“Map of the world being synchronized” generated by Midjourney. Credit: libre-software.net. License: CC BY-SA 4.0
How to Sync fonts between multiple Linux computers using Dropbox
Last updated on October 11, 2022
This small guide is about syncing fonts between two or more Linux devices, for example one laptop and one desktop computer, both running any Linux distribution. More specifically, I use this method to sync fonts I downloaded via the Google Fonts library.
Is it possible to sync fonts on any Linux distribution?
The method chosen makes this guide distribution-agnostic. Though I tested it on Linux Mint, it will also work on Ubuntu, Manjaro or any distribution of your choice. Please share your experience in the comments.
Does font synchronization work with cloud services other than Dropbox?
Although I use Dropbox in this guide, any cloud storage service running on Linux should be able to sync a font folder, including Google Drive, Mega or OwnCloud.
Default folders locations
Make sure you change each step of this guide accordingly if you have a different configuration than the following:
- Default font directory on Linux: in this example we use the
.fontssubfolder within your home folder (
~/.fonts), which should work well on any Linux distributions. Other possibilities for the default font folder include
~/.local/share/fonts(on Ubuntu) or
/usr/local/share/fonts– adapt the instructions to your needs.
- Location of the Dropbox folder: standard location (
1. Setup the first device
1.1 Create the synced font folder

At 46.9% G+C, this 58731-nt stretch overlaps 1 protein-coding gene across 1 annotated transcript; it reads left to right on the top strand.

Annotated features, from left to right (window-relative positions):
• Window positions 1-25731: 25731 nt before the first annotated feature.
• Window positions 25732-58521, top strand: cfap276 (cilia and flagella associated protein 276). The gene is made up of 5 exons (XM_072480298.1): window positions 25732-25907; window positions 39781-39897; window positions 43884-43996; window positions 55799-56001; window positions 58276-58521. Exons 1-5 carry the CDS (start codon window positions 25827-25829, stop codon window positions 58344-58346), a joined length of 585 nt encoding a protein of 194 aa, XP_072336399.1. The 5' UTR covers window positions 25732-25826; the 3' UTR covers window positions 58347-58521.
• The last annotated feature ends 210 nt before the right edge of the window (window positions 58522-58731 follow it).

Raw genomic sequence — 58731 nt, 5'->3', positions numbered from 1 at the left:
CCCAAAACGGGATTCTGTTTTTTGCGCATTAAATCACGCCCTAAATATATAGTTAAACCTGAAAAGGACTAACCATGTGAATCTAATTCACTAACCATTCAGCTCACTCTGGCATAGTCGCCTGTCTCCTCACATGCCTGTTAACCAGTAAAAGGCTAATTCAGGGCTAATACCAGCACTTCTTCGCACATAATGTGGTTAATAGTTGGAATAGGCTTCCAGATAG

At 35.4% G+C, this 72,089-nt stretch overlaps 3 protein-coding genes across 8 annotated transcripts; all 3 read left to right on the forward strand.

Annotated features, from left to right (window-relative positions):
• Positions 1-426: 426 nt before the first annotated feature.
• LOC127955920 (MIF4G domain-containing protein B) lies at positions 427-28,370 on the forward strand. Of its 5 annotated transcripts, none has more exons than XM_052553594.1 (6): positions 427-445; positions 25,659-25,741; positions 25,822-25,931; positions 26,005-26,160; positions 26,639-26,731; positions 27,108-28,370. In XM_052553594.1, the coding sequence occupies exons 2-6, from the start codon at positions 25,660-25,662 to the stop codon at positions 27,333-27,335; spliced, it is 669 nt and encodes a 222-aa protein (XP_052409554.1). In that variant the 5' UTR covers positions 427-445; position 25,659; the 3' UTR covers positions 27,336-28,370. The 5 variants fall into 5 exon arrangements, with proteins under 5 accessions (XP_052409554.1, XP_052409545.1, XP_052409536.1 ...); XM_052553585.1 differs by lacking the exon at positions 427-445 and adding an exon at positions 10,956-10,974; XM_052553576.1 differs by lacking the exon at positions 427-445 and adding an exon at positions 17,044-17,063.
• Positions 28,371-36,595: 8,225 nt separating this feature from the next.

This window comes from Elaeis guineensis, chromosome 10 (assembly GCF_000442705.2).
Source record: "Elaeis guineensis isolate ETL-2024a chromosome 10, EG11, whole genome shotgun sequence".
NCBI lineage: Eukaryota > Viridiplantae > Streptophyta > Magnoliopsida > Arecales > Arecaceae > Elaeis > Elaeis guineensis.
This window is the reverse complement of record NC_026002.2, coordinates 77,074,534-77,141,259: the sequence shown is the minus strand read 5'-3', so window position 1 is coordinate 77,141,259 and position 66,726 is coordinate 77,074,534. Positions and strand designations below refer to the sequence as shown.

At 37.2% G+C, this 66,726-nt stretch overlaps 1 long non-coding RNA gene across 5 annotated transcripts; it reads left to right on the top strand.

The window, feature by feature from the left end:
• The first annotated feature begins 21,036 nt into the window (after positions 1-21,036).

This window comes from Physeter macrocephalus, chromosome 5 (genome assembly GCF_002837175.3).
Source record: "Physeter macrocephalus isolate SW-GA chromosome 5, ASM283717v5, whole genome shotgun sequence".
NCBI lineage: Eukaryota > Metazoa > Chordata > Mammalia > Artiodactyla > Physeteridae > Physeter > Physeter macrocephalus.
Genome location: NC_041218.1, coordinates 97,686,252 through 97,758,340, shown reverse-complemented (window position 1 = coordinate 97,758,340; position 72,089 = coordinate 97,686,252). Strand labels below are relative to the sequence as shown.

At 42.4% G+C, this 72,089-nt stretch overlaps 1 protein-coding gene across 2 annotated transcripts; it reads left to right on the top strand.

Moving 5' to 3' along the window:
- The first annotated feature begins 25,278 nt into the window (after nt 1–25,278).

Create a font directory for the fonts to be synced anywhere in the Dropbox folder. In this example we will use a folder named
Synced-fonts. Create this folder via the file manager or via the command line:
Warning: don’t use a hidden folder (starting with a period) like
~/Dropbox/.synced-fonts. The folder would sync in Dropbox, but the fonts inside won’t be available to use in your apps.
1.2 Add fonts to the synced font folder
Then, copy or move the fonts to be synchronized to this folder. You can download and use any fonts from Google Fonts. You may use subfolders, but hidden folders won’t work.
If you want to move all fonts from
~/.fonts to the new Dropbox font folder, use the following command:
mv ~/.fonts ~/Dropbox/Synced-fonts
2. Sync fonts on Linux devices
You should repeat this part on all devices to be synced, the first one included.
2.2 Enter the local “non-synced” folder
Check if you already have a local “non-synced”
~/.fonts font folder in your home directory:
ls -la ~/ | grep ".fonts"
If it doesn’t exist, create one:
Warning: Dropbox only supports the ext4 file system on Linux. Syncing fonts probably won’t work with Dropbox if you use anything else than NTFS for Windows, HFS+ or APFS for Mac, and Ext4 for Linux.
2.3 Create a symbolic link to the synced font folder
Using the terminal, navigate to the local “non-synced” file folder:
Here comes the most important step. Create a symbolic link to the Dropbox font folder:
ln -s ~/Dropbox/Synced-fonts
Check if the symbolic link was successfully created:
ls -la ~/.fonts | grep "\->"
The output should be something like:
Now restart the device or rebuild the font cache:
sudo fc-cache -f -v
Some programs like LibreOffice will need to be closed completely and restarted to use the new fonts.
3. Enjoy font synchronization on Linux
The fonts in the “Dropbox font folder” will now be available on all synced Linux computers. Any font added or removed will be synced by Dropbox immediately.
Unfortunately, this doesn’t mean the fonts will be available instantaneously on the synced devices. To reflect any change, be sure to restart the synced device or rebuild its font cache.
By Johannes Eva, October 2022